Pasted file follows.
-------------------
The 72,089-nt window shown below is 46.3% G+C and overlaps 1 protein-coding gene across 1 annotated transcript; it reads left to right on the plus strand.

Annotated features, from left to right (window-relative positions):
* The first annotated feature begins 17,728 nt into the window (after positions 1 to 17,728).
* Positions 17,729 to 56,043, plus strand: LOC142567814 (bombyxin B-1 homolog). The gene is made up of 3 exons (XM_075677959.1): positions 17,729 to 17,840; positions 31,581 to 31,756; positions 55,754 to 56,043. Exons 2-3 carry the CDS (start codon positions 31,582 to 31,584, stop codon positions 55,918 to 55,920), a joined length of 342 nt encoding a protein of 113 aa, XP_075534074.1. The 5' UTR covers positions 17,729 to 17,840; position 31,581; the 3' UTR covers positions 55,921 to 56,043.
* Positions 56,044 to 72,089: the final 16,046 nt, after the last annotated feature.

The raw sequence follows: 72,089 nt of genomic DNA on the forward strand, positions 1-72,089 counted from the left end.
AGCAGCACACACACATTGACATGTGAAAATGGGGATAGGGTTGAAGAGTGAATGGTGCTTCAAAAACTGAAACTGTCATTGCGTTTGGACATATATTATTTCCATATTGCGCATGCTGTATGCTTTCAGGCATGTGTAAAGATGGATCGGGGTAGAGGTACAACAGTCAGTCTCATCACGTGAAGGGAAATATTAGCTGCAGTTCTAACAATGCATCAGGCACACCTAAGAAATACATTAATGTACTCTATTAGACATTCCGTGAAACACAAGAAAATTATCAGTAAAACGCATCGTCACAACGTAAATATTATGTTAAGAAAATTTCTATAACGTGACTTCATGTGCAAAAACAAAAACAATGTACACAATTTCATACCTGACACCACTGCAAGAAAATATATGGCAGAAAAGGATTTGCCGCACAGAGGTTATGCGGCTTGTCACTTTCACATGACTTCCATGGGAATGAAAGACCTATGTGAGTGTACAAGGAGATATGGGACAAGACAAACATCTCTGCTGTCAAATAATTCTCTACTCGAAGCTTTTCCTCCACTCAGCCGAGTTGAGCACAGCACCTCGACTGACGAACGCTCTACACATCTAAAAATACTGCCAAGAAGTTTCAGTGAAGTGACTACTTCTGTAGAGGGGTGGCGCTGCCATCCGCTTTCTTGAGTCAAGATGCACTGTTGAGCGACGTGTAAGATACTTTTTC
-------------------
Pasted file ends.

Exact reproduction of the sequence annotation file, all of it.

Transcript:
The 72,089-nt window shown below is 46.3% G+C and overlaps 1 protein-coding gene across 1 annotated transcript; it reads left to right on the plus strand.

Annotated features, from left to right (window-relative positions):
* The first annotated feature begins 17,728 nt into the window (after positions 1 to 17,728).
* Positions 17,729 to 56,043, plus strand: LOC142567814 (bombyxin B-1 homolog). The gene is made up of 3 exons (XM_075677959.1): positions 17,729 to 17,840; positions 31,581 to 31,756; positions 55,754 to 56,043. Exons 2-3 carry the CDS (start codon positions 31,582 to 31,584, stop codon positions 55,918 to 55,920), a joined length of 342 nt encoding a protein of 113 aa, XP_075534074.1. The 5' UTR covers positions 17,729 to 17,840; position 31,581; the 3' UTR covers positions 55,921 to 56,043.
* Positions 56,044 to 72,089: the final 16,046 nt, after the last annotated feature.

The raw sequence follows: 72,089 nt of genomic DNA on the forward strand, positions 1-72,089 counted from the left end.
AGCAGCACACACACATTGACATGTGAAAATGGGGATAGGGTTGAAGAGTGAATGGTGCTTCAAAAACTGAAACTGTCATTGCGTTTGGACATATATTATTTCCATATTGCGCATGCTGTATGCTTTCAGGCATGTGTAAAGATGGATCGGGGTAGAGGTACAACAGTCAGTCTCATCACGTGAAGGGAAATATTAGCTGCAGTTCTAACAATGCATCAGGCACACCTAAGAAATACATTAATGTACTCTATTAGACATTCCGTGAAACACAAGAAAATTATCAGTAAAACGCATCGTCACAACGTAAATATTATGTTAAGAAAATTTCTATAACGTGACTTCATGTGCAAAAACAAAAACAATGTACACAATTTCATACCTGACACCACTGCAAGAAAATATATGGCAGAAAAGGATTTGCCGCACAGAGGTTATGCGGCTTGTCACTTTCACATGACTTCCATGGGAATGAAAGACCTATGTGAGTGTACAAGGAGATATGGGACAAGACAAACATCTCTGCTGTCAAATAATTCTCTACTCGAAGCTTTTCCTCCACTCAGCCGAGTTGAGCACAGCACCTCGACTGACGAACGCTCTACACATCTAAAAATACTGCCAAGAAGTTTCAGTGAAGTGACTACTTCTGTAGAGGGGTGGCGCTGCCATCCGCTTTCTTGAGTCAAGATGCACTGTTGAGCGACGTGTAAGATACTTTTTC